Farmers Blvd. group wants eatery

Almita Gasper stands in front of a mural neighborhood youngsters painted with the Farmers Boulevard Community Development Corp. Photo by Joe Anuta
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A St. Albans nonprofit started raising funds for a proposed restaurant and fresh food market last week that it hopes will be a cornerstone in the revitalization of Farmers Boulevard.

The restaurant, which would be called Earth Tones and Side Dishes, would sit on the corner of Farmers Boulevard and Murdock Avenue and fill a much-needed void in the community, according to the Farmers Boulevard Community Development Corp.

“Sitting down and breaking bread with each other is not happening as much as it has in the past,” said Almita Gasper, community liaison for the corporation. “People aren’t getting a chance to gather for extended periods of time.”

Other than take-out joints, the restaurant would provide the only place to have a sitdown meal in the neighborhood, according to Gasper.

The corporation kicked off a funding drive Saturday and hopes to raise at least $25,000 from community donations before the end of the year. Also before the end of the year, the nonprofit hopes to net $75,000 from grants, money from elected officials and hopefully a few sponsors that will go toward the purchase of the property — a vacant lot that is going for about $100,000.

The lack of slow food dining forces families to travel out of the affluent neighborhood and spend their money elsewhere.

“Why not here?” Gasper asked. “I don’t want to move. I want to get that going right here.”

But the eatery would provide more than just a place to meet for family and friends over healthy food.

It would also draw on the neighborhood’s rich legacy of musicians — jazz great Weldon Irvine and hip-hop’s Q-Tip are only some of the big names to grow out of St. Albans — to offer a performance space and gallery for up-and-coming artists.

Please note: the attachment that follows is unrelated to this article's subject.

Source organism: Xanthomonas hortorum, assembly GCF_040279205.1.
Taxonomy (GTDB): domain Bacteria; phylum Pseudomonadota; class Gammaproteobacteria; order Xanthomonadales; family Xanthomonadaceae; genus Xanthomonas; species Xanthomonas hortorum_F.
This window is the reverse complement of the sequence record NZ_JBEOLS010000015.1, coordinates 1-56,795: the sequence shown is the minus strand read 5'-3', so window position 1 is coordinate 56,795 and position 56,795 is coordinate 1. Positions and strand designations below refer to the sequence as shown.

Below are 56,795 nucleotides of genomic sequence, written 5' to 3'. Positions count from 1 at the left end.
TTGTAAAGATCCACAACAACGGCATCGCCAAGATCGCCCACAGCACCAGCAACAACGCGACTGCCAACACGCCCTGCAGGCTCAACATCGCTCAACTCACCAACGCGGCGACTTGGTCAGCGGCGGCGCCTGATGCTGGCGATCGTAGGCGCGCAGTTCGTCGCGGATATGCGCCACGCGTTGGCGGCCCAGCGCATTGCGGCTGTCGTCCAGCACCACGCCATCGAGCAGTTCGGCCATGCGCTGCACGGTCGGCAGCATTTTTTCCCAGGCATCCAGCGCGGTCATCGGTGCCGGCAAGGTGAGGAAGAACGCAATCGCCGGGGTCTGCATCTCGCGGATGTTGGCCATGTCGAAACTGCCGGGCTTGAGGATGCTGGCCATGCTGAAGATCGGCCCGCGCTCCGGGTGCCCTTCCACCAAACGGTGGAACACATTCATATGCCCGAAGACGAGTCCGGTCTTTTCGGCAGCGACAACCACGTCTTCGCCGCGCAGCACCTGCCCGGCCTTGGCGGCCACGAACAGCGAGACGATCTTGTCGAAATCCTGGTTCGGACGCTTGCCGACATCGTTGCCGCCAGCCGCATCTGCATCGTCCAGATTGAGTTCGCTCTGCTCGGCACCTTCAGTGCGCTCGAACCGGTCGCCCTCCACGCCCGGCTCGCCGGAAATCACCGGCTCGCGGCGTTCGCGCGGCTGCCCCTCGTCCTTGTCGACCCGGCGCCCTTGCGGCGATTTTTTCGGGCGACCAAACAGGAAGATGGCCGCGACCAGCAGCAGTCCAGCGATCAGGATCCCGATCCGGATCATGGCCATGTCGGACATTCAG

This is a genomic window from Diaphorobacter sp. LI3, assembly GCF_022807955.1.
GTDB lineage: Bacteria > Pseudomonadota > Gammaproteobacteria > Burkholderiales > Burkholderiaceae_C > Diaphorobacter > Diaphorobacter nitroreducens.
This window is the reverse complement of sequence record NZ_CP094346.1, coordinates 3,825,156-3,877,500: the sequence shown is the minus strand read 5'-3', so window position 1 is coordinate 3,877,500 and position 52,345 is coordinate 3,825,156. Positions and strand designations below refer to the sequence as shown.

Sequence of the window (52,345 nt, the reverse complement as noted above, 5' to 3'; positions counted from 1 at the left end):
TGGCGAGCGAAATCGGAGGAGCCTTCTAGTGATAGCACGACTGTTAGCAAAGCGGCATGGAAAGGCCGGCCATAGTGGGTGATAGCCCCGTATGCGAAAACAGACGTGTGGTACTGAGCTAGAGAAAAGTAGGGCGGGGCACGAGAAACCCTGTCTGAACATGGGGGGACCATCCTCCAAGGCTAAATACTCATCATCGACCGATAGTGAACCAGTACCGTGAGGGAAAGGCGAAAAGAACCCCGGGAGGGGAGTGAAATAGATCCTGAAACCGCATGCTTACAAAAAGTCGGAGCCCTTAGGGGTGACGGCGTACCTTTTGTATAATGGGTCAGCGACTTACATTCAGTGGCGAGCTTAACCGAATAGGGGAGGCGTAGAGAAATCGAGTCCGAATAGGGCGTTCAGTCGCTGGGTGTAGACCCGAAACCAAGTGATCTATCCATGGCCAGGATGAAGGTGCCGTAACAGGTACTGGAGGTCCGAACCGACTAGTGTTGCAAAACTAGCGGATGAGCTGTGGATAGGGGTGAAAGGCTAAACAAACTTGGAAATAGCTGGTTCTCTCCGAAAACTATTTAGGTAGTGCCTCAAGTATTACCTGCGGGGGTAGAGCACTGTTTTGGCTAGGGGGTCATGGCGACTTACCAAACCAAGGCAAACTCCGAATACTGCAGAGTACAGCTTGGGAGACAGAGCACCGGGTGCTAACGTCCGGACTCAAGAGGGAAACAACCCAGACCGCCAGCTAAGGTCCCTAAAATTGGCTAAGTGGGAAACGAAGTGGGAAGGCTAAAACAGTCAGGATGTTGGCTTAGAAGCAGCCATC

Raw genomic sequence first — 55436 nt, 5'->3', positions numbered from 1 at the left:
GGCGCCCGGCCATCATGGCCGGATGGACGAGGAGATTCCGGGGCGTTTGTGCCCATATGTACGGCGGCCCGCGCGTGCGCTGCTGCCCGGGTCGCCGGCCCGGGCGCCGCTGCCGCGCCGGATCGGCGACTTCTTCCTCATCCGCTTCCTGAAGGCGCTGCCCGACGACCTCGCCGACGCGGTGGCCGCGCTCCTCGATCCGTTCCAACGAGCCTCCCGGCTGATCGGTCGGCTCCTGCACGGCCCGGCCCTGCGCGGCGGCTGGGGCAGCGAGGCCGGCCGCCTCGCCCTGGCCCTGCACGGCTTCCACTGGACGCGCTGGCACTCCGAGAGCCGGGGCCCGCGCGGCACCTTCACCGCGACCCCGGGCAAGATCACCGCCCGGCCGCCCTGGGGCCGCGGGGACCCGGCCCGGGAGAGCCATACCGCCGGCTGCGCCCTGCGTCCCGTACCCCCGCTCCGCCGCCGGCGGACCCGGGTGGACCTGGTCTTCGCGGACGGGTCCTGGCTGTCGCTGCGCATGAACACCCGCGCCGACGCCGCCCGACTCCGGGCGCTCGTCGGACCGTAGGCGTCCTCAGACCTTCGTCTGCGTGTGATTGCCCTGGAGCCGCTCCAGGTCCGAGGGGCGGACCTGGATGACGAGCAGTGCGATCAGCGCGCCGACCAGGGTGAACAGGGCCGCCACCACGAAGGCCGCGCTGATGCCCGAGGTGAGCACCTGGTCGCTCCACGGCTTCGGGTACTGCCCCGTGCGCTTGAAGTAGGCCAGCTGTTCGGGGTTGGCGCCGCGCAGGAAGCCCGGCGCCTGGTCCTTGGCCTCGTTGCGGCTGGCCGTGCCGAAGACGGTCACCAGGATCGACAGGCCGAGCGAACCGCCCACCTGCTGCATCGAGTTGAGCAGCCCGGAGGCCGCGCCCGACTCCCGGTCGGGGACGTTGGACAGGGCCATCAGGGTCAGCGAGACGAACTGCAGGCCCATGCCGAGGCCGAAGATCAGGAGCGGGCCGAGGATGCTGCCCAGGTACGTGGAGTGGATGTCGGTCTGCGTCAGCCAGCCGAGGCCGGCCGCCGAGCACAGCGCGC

Good tunes, art and food is what the restaurant would ostensibly be serving up, but when the $2 million project is complete, it will bring some desirable side effects with it.

First, Gasper hopes it will act as an anchor business and convince other shops to open in the corridor.

As of now, the area does not enjoy much foot traffic, but Gasper sees a St. Albans of the future as a green and economically vibrant neighborhood, complete with bike lanes and community gardens.

The other side effect is improving the health of residents in the area, whose diet of takeout and fast food contributes to the area’s overburdened hospitals, according to Gasper. She envisions both the kitchen and the fresh fruit and produce market as a basic asset for Farmers Boulevard, which lacks a bona fide grocery store within walking distance.

But Gasper and the corporation are not expecting subsidies to operate the eatery once it is built. Gasper, who ran a small business herself for seven years, expects it to be an economic engine driving the rest of the revitalization.

That is especially true for St. Albans, according to Gasper, where there is plenty of money — so much so that it often does not qualify for federal grants for improvements to the neighborhood.

Gasper said southeast Queens in general needs to pull up its own bootstraps after being ravaged by the housing bubble and ensuing tsunami of foreclosures.

“We need to no longer feel like we are the victim of the economic crisis and say what can we do to change this ourselves,” she said.

Reach reporter Joe Anuta by e-mail at or by phone at 718-260-4566.

Posted 12:00 am, December 15, 2011
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